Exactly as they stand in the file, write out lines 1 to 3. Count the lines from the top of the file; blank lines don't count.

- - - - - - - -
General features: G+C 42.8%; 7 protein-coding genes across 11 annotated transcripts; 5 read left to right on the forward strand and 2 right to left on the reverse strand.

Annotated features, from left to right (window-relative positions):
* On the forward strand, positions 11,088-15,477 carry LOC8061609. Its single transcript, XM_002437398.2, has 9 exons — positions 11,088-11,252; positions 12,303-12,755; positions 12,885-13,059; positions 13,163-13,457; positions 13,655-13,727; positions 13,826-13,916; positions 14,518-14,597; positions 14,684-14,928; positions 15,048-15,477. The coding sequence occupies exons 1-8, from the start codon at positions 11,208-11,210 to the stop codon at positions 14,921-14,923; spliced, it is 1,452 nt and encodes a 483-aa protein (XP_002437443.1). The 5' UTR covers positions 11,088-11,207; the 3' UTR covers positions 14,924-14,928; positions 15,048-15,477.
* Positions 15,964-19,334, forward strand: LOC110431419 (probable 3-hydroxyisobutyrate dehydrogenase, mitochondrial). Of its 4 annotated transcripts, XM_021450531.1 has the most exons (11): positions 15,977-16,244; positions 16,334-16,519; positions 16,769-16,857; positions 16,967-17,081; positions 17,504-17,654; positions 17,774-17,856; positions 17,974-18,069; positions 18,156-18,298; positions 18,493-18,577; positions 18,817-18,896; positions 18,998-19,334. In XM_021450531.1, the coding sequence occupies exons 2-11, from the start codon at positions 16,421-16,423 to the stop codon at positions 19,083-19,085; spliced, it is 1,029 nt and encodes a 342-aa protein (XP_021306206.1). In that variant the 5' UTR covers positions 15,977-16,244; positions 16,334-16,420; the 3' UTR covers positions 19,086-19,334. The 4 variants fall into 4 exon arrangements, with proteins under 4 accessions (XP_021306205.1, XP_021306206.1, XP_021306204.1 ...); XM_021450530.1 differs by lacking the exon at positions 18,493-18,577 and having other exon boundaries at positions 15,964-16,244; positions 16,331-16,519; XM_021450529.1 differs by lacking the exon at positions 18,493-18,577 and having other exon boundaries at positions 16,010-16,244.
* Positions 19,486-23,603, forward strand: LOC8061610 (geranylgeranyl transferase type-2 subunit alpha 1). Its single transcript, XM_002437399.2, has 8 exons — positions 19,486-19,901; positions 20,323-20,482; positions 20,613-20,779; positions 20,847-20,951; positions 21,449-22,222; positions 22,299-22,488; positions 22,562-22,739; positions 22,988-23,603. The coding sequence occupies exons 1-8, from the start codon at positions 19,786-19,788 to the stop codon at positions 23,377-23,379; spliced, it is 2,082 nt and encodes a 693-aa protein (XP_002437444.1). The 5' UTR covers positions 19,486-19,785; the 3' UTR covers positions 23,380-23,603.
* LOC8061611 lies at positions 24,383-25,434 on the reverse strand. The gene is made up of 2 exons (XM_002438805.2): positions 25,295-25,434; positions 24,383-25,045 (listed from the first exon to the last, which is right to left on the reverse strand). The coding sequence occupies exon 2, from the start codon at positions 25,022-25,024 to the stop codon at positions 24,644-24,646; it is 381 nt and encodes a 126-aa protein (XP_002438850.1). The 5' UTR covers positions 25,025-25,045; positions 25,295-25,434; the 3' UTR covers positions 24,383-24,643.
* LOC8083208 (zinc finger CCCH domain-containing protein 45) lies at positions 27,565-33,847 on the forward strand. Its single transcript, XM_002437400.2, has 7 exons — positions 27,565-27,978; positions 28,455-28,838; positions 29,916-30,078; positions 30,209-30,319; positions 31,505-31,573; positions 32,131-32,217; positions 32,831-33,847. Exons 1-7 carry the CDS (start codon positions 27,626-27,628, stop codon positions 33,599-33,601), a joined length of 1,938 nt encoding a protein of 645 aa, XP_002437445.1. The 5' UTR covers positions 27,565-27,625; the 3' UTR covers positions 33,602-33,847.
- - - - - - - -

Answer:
General features: G+C 42.8%; 7 protein-coding genes across 11 annotated transcripts; 5 read left to right on the forward strand and 2 right to left on the reverse strand.

Annotated features, from left to right (window-relative positions):
* On the forward strand, positions 11,088-15,477 carry LOC8061609. Its single transcript, XM_002437398.2, has 9 exons — positions 11,088-11,252; positions 12,303-12,755; positions 12,885-13,059; positions 13,163-13,457; positions 13,655-13,727; positions 13,826-13,916; positions 14,518-14,597; positions 14,684-14,928; positions 15,048-15,477. The coding sequence occupies exons 1-8, from the start codon at positions 11,208-11,210 to the stop codon at positions 14,921-14,923; spliced, it is 1,452 nt and encodes a 483-aa protein (XP_002437443.1). The 5' UTR covers positions 11,088-11,207; the 3' UTR covers positions 14,924-14,928; positions 15,048-15,477.